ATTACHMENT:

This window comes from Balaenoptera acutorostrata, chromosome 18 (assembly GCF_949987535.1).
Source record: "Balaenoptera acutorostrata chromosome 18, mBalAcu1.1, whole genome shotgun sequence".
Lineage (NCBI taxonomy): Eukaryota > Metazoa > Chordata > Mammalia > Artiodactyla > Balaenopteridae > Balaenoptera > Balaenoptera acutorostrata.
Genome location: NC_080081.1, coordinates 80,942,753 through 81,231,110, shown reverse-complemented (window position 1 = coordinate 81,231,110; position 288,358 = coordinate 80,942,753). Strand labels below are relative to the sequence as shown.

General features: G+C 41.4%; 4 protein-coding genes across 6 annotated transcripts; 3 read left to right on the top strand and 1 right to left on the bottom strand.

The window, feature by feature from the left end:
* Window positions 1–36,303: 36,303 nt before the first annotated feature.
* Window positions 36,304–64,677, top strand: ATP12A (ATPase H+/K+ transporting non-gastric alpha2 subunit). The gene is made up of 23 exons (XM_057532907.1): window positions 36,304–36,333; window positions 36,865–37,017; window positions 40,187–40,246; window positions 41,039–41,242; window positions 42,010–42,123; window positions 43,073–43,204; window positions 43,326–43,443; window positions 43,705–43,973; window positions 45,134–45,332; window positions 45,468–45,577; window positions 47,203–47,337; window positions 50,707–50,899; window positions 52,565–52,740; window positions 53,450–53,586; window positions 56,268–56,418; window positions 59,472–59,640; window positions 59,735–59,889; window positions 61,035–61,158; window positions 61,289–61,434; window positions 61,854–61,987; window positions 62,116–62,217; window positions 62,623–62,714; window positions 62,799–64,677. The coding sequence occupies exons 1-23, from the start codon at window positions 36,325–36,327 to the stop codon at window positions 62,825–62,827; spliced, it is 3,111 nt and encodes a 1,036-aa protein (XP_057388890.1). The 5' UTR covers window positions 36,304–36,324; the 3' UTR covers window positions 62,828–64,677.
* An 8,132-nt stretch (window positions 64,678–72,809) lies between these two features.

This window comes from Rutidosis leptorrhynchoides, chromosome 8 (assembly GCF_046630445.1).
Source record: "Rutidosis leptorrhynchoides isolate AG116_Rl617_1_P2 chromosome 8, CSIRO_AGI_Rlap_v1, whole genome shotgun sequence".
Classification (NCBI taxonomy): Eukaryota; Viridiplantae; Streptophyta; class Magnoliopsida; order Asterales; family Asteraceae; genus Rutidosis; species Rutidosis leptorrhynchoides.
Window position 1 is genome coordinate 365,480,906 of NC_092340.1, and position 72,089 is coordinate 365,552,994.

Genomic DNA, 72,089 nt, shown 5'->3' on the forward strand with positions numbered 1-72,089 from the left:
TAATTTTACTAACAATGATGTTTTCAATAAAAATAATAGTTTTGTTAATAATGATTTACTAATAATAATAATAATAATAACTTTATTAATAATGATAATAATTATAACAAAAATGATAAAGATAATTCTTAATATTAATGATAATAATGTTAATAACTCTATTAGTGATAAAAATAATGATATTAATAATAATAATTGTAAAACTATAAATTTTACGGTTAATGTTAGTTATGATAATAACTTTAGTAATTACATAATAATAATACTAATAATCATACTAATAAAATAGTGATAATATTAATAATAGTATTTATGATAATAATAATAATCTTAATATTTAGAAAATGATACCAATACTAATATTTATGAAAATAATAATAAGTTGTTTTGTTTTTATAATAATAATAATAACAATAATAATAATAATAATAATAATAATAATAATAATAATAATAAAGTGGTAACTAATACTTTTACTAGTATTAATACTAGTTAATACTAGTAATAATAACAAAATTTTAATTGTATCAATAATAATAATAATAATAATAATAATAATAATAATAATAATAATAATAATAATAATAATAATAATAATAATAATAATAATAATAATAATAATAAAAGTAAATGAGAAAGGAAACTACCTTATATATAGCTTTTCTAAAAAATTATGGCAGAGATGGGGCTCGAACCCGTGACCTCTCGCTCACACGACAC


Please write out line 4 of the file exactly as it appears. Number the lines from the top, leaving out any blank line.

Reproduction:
Genome location: NC_080081.1, coordinates 80,942,753 through 81,231,110, shown reverse-complemented (window position 1 = coordinate 81,231,110; position 288,358 = coordinate 80,942,753). Strand labels below are relative to the sequence as shown.